Value Words and Lizard Brains: Do Citizens Deliberate About Appeals to Their Core Values?
Article first published online: 17 DEC 2002
Volume 22, Issue 1, pages 45–64, March 2001
How to Cite
Brewer, P. R. (2001), Value Words and Lizard Brains: Do Citizens Deliberate About Appeals to Their Core Values?. Political Psychology, 22: 45–64. doi: 10.1111/0162-895X.00225
- Issue published online: 17 DEC 2002
- Article first published online: 17 DEC 2002
- Cited By
- accessibility effects;
- welfare reform;
- public opinion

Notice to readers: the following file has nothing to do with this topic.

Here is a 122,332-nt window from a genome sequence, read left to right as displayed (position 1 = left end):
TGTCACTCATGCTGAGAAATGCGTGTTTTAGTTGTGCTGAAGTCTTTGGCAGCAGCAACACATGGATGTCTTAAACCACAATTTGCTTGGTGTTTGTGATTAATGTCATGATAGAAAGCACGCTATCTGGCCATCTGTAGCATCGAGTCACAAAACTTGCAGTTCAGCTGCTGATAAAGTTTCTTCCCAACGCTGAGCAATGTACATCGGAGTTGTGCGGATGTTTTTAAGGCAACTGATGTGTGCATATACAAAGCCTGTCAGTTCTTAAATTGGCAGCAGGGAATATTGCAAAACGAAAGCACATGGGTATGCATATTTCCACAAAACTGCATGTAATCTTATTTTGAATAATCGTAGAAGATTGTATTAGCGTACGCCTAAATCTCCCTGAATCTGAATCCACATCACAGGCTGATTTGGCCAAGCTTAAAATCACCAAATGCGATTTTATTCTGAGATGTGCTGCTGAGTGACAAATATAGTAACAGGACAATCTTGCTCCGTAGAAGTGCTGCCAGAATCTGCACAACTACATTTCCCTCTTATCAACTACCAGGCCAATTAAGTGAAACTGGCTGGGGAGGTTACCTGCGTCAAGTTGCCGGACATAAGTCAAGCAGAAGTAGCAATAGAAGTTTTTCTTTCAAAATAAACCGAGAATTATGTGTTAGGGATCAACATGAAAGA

Political elites often present citizens with frames that define issues in terms of core values. This study tests two competing accounts of how citizens might process such frames. According to the “passive receiver” thesis, citizens process elite frames automatically, without engaging in critical thought. In contrast, the “thoughtful receiver” thesis holds that the impact of frames may depend on how favorably or unfavorably citizens respond to them. An experiment in value framing produced evidence more consistent with the thoughtful receiver thesis: The message that welfare reform is “tough love” influenced opinion only among those it did not anger, whereas the message that welfare reform is “cruel and inhumane” produced an effect only among those who judged it to be strong. More generally, these findings suggest that active processing of frames may limit the power of elite framing.